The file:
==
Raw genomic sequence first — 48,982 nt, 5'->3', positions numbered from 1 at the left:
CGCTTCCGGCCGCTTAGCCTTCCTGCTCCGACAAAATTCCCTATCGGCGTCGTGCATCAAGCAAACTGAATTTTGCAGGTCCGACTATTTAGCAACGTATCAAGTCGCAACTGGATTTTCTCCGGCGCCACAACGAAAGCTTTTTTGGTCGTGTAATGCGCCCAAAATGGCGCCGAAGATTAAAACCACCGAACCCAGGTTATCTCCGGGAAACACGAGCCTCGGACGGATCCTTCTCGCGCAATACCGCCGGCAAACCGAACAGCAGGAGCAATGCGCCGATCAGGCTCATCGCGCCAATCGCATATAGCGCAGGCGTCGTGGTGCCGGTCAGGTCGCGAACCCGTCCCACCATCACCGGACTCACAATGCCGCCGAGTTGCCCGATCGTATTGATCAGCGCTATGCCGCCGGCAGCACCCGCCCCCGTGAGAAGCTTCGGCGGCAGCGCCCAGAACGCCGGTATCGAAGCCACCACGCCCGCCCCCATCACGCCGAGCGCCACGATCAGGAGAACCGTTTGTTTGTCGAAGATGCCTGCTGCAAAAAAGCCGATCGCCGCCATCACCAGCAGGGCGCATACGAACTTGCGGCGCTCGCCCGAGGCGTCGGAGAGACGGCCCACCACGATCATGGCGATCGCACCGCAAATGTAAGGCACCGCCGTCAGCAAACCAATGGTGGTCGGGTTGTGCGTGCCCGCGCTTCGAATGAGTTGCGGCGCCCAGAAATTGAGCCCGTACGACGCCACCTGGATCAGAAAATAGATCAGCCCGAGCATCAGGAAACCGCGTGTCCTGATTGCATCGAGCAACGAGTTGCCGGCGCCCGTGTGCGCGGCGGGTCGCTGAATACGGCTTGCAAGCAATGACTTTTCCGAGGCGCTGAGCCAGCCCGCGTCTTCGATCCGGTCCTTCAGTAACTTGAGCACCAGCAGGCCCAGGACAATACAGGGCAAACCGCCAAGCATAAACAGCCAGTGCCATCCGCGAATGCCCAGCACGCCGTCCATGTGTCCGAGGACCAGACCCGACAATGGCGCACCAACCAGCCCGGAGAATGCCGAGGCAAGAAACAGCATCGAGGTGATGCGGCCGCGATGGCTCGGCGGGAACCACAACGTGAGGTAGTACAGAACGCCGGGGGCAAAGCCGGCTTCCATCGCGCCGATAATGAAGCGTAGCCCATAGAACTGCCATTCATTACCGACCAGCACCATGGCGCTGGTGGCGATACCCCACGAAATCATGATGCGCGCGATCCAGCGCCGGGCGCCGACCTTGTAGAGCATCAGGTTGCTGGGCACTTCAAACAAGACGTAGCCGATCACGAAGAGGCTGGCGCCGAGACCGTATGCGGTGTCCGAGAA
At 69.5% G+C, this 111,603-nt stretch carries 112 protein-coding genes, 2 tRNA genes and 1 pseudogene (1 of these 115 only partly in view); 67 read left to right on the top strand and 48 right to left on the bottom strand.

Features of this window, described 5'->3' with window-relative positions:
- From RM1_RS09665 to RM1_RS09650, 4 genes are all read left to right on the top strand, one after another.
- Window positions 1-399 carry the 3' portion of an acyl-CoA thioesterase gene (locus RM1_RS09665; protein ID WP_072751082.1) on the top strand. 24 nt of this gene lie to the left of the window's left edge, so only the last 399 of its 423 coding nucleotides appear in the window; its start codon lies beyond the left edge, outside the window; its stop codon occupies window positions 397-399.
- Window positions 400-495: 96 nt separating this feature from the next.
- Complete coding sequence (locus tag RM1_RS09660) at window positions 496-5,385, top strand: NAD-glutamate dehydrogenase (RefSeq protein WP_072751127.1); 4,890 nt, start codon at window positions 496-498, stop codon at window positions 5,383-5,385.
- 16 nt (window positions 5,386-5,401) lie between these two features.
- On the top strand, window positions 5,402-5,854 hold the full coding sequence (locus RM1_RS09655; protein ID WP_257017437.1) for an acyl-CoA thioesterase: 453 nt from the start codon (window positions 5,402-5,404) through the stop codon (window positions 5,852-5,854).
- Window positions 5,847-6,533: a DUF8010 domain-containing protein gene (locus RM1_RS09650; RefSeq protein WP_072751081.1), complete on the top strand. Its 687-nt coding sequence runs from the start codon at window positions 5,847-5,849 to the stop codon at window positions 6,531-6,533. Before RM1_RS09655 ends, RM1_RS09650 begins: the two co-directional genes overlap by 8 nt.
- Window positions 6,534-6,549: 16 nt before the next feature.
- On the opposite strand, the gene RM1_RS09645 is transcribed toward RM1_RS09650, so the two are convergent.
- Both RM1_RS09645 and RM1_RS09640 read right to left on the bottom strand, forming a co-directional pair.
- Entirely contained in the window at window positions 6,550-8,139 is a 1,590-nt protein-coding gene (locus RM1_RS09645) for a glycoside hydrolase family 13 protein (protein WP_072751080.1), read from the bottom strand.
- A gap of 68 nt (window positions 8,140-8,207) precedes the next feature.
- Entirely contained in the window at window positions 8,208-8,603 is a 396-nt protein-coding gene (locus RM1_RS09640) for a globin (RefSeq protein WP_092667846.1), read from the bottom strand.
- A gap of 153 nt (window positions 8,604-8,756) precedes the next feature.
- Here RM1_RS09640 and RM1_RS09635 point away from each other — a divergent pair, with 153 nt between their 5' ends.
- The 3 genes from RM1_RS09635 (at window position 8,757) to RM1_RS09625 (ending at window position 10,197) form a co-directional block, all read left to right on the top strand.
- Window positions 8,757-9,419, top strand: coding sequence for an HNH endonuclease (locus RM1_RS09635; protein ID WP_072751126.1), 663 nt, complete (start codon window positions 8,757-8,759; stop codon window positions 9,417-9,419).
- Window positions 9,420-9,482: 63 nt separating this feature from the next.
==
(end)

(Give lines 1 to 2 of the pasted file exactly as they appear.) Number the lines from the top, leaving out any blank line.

Raw genomic sequence first — 48,982 nt, 5'->3', positions numbered from 1 at the left:
CGCTTCCGGCCGCTTAGCCTTCCTGCTCCGACAAAATTCCCTATCGGCGTCGTGCATCAAGCAAACTGAATTTTGCAGGTCCGACTATTTAGCAACGTATCAAGTCGCAACTGGATTTTCTCCGGCGCCACAACGAAAGCTTTTTTGGTCGTGTAATGCGCCCAAAATGGCGCCGAAGATTAAAACCACCGAACCCAGGTTATCTCCGGGAAACACGAGCCTCGGACGGATCCTTCTCGCGCAATACCGCCGGCAAACCGAACAGCAGGAGCAATGCGCCGATCAGGCTCATCGCGCCAATCGCATATAGCGCAGGCGTCGTGGTGCCGGTCAGGTCGCGAACCCGTCCCACCATCACCGGACTCACAATGCCGCCGAGTTGCCCGATCGTATTGATCAGCGCTATGCCGCCGGCAGCACCCGCCCCCGTGAGAAGCTTCGGCGGCAGCGCCCAGAACGCCGGTATCGAAGCCACCACGCCCGCCCCCATCACGCCGAGCGCCACGATCAGGAGAACCGTTTGTTTGTCGAAGATGCCTGCTGCAAAAAAGCCGATCGCCGCCATCACCAGCAGGGCGCATACGAACTTGCGGCGCTCGCCCGAGGCGTCGGAGAGACGGCCCACCACGATCATGGCGATCGCACCGCAAATGTAAGGCACCGCCGTCAGCAAACCAATGGTGGTCGGGTTGTGCGTGCCCGCGCTTCGAATGAGTTGCGGCGCCCAGAAATTGAGCCCGTACGACGCCACCTGGATCAGAAAATAGATCAGCCCGAGCATCAGGAAACCGCGTGTCCTGATTGCATCGAGCAACGAGTTGCCGGCGCCCGTGTGCGCGGCGGGTCGCTGAATACGGCTTGCAAGCAATGACTTTTCCGAGGCGCTGAGCCAGCCCGCGTCTTCGATCCGGTCCTTCAGTAACTTGAGCACCAGCAGGCCCAGGACAATACAGGGCAAACCGCCAAGCATAAACAGCCAGTGCCATCCGCGAATGCCCAGCACGCCGTCCATGTGTCCGAGGACCAGACCCGACAATGGCGCACCAACCAGCCCGGAGAATGCCGAGGCAAGAAACAGCATCGAGGTGATGCGGCCGCGATGGCTCGGCGGGAACCACAACGTGAGGTAGTACAGAACGCCGGGGGCAAAGCCGGCTTCCATCGCGCCGATAATGAAGCGTAGCCCATAGAACTGCCATTCATTACCGACCAGCACCATGGCGCTGGTGGCGATACCCCACGAAATCATGATGCGCGCGATCCAGCGCCGGGCGCCGACCTTGTAGAGCATCAGGTTGCTGGGCACTTCAAACAAGACGTAGCCGATCACGAAGAGGCTGGCGCCGAGACCGTATGCGGTGTCCGAGAA